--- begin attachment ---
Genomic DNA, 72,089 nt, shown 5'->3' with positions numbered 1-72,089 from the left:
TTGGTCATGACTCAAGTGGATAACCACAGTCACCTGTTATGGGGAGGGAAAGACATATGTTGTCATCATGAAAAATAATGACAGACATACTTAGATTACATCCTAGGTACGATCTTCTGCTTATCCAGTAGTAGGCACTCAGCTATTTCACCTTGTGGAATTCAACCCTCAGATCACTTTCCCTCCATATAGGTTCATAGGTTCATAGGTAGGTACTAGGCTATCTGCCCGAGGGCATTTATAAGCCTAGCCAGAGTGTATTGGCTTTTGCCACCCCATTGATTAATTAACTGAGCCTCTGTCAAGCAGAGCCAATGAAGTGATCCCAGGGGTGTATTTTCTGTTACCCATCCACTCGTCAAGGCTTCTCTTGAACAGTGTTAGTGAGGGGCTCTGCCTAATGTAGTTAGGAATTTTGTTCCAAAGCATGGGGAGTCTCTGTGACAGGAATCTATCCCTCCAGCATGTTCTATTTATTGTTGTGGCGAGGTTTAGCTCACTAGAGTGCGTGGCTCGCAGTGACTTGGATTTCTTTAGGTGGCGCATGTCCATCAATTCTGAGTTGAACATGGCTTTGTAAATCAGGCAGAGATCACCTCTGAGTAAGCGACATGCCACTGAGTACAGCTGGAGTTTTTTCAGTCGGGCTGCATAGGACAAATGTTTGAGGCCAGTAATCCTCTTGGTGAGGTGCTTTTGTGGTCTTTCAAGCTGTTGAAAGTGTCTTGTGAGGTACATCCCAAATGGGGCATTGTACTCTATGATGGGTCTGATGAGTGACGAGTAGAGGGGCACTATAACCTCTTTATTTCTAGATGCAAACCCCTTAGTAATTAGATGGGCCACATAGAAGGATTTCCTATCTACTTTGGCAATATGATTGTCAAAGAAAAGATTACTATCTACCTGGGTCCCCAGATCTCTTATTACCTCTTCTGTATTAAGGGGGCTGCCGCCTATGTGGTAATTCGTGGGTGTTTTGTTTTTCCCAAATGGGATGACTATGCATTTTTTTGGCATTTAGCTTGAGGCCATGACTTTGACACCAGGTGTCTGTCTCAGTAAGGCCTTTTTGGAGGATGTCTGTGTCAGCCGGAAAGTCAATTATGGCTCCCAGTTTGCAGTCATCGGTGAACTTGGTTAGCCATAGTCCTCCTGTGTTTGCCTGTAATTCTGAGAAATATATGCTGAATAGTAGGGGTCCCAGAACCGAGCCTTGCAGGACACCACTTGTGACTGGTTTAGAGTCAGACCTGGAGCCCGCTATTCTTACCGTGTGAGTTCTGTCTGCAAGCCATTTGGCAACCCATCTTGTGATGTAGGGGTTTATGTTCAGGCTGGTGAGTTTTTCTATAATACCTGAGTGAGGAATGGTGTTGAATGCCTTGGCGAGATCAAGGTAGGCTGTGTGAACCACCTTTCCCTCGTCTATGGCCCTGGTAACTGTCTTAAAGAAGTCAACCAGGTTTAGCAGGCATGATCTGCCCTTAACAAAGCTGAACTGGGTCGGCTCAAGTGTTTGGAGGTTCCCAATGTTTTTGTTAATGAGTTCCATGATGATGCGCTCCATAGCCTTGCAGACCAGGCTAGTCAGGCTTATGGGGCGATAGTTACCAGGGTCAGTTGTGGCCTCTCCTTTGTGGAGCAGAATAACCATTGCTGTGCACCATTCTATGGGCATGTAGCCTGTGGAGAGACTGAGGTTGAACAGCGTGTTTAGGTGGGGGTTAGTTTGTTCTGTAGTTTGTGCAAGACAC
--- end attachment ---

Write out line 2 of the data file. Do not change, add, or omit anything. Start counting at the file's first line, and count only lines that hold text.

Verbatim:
TTGGTCATGACTCAAGTGGATAACCACAGTCACCTGTTATGGGGAGGGAAAGACATATGTTGTCATCATGAAAAATAATGACAGACATACTTAGATTACATCCTAGGTACGATCTTCTGCTTATCCAGTAGTAGGCACTCAGCTATTTCACCTTGTGGAATTCAACCCTCAGATCACTTTCCCTCCATATAGGTTCATAGGTTCATAGGTAGGTACTAGGCTATCTGCCCGAGGGCATTTATAAGCCTAGCCAGAGTGTATTGGCTTTTGCCACCCCATTGATTAATTAACTGAGCCTCTGTCAAGCAGAGCCAATGAAGTGATCCCAGGGGTGTATTTTCTGTTACCCATCCACTCGTCAAGGCTTCTCTTGAACAGTGTTAGTGAGGGGCTCTGCCTAATGTAGTTAGGAATTTTGTTCCAAAGCATGGGGAGTCTCTGTGACAGGAATCTATCCCTCCAGCATGTTCTATTTATTGTTGTGGCGAGGTTTAGCTCACTAGAGTGCGTGGCTCGCAGTGACTTGGATTTCTTTAGGTGGCGCATGTCCATCAATTCTGAGTTGAACATGGCTTTGTAAATCAGGCAGAGATCACCTCTGAGTAAGCGACATGCCACTGAGTACAGCTGGAGTTTTTTCAGTCGGGCTGCATAGGACAAATGTTTGAGGCCAGTAATCCTCTTGGTGAGGTGCTTTTGTGGTCTTTCAAGCTGTTGAAAGTGTCTTGTGAGGTACATCCCAAATGGGGCATTGTACTCTATGATGGGTCTGATGAGTGACGAGTAGAGGGGCACTATAACCTCTTTATTTCTAGATGCAAACCCCTTAGTAATTAGATGGGCCACATAGAAGGATTTCCTATCTACTTTGGCAATATGATTGTCAAAGAAAAGATTACTATCTACCTGGGTCCCCAGATCTCTTATTACCTCTTCTGTATTAAGGGGGCTGCCGCCTATGTGGTAATTCGTGGGTGTTTTGTTTTTCCCAAATGGGATGACTATGCATTTTTTTGGCATTTAGCTTGAGGCCATGACTTTGACACCAGGTGTCTGTCTCAGTAAGGCCTTTTTGGAGGATGTCTGTGTCAGCCGGAAAGTCAATTATGGCTCCCAGTTTGCAGTCATCGGTGAACTTGGTTAGCCATAGTCCTCCTGTGTTTGCCTGTAATTCTGAGAAATATATGCTGAATAGTAGGGGTCCCAGAACCGAGCCTTGCAGGACACCACTTGTGACTGGTTTAGAGTCAGACCTGGAGCCCGCTATTCTTACCGTGTGAGTTCTGTCTGCAAGCCATTTGGCAACCCATCTTGTGATGTAGGGGTTTATGTTCAGGCTGGTGAGTTTTTCTATAATACCTGAGTGAGGAATGGTGTTGAATGCCTTGGCGAGATCAAGGTAGGCTGTGTGAACCACCTTTCCCTCGTCTATGGCCCTGGTAACTGTCTTAAAGAAGTCAACCAGGTTTAGCAGGCATGATCTGCCCTTAACAAAGCTGAACTGGGTCGGCTCAAGTGTTTGGAGGTTCCCAATGTTTTTGTTAATGAGTTCCATGATGATGCGCTCCATAGCCTTGCAGACCAGGCTAGTCAGGCTTATGGGGCGATAGTTACCAGGGTCAGTTGTGGCCTCTCCTTTGTGGAGCAGAATAACCATTGCTGTGCACCATTCTATGGGCATGTAGCCTGTGGAGAGACTGAGGTTGAACAGCGTGTTTAGGTGGGGGTTAGTTTGTTCTGTAGTTTGTGCAAGACAC